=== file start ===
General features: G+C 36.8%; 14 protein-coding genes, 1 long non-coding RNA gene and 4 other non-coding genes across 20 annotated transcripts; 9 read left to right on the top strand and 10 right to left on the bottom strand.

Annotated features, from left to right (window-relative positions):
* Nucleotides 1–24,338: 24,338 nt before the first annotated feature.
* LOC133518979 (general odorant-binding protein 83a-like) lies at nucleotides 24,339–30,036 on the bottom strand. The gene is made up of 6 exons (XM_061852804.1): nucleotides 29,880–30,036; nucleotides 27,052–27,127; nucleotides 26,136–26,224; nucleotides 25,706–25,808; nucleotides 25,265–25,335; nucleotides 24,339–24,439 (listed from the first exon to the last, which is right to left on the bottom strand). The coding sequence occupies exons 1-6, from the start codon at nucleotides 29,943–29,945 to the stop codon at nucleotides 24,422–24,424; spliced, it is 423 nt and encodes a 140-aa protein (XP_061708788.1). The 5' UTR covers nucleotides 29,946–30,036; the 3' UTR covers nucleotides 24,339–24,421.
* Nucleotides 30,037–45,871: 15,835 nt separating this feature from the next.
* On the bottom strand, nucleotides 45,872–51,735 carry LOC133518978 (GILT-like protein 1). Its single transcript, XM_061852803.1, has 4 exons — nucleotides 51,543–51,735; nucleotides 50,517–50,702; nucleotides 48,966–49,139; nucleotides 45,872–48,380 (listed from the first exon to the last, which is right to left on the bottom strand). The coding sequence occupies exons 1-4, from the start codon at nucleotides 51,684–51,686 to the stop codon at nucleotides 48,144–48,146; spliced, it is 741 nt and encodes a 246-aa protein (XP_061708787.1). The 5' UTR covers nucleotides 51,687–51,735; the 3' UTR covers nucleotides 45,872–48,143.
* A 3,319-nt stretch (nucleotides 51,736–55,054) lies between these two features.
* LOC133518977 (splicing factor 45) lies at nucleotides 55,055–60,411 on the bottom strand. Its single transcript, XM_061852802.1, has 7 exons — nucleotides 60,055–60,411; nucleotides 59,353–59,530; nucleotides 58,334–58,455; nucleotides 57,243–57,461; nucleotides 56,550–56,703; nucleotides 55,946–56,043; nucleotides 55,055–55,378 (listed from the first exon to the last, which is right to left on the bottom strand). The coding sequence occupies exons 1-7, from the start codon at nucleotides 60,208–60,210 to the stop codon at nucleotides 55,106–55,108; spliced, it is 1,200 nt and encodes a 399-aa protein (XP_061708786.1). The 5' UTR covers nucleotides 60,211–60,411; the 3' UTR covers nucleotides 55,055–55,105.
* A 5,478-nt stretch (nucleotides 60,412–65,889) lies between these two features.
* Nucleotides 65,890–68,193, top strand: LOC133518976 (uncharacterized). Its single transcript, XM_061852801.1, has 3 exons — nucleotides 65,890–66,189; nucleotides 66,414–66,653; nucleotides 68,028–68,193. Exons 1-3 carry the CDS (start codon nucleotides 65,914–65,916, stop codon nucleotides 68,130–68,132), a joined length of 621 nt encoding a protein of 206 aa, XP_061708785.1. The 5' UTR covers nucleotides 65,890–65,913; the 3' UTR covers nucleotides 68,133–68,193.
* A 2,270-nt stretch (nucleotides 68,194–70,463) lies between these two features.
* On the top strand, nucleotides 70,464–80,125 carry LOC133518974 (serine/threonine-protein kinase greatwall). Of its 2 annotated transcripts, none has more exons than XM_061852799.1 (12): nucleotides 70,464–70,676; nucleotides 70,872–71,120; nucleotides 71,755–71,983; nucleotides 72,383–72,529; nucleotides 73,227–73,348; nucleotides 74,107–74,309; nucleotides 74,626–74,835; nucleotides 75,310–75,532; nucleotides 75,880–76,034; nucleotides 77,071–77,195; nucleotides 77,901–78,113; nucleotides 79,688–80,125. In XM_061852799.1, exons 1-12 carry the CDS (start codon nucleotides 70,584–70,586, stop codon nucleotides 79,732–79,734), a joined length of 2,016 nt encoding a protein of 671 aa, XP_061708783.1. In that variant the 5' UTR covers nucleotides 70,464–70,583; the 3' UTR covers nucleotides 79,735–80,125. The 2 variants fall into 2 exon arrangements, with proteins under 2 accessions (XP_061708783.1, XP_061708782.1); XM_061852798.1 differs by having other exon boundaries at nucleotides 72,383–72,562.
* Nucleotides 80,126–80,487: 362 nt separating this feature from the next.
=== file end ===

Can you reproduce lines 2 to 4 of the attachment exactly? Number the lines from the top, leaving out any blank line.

Annotated features, from left to right (window-relative positions):
* Nucleotides 1–24,338: 24,338 nt before the first annotated feature.
* LOC133518979 (general odorant-binding protein 83a-like) lies at nucleotides 24,339–30,036 on the bottom strand. The gene is made up of 6 exons (XM_061852804.1): nucleotides 29,880–30,036; nucleotides 27,052–27,127; nucleotides 26,136–26,224; nucleotides 25,706–25,808; nucleotides 25,265–25,335; nucleotides 24,339–24,439 (listed from the first exon to the last, which is right to left on the bottom strand). The coding sequence occupies exons 1-6, from the start codon at nucleotides 29,943–29,945 to the stop codon at nucleotides 24,422–24,424; spliced, it is 423 nt and encodes a 140-aa protein (XP_061708788.1). The 5' UTR covers nucleotides 29,946–30,036; the 3' UTR covers nucleotides 24,339–24,421.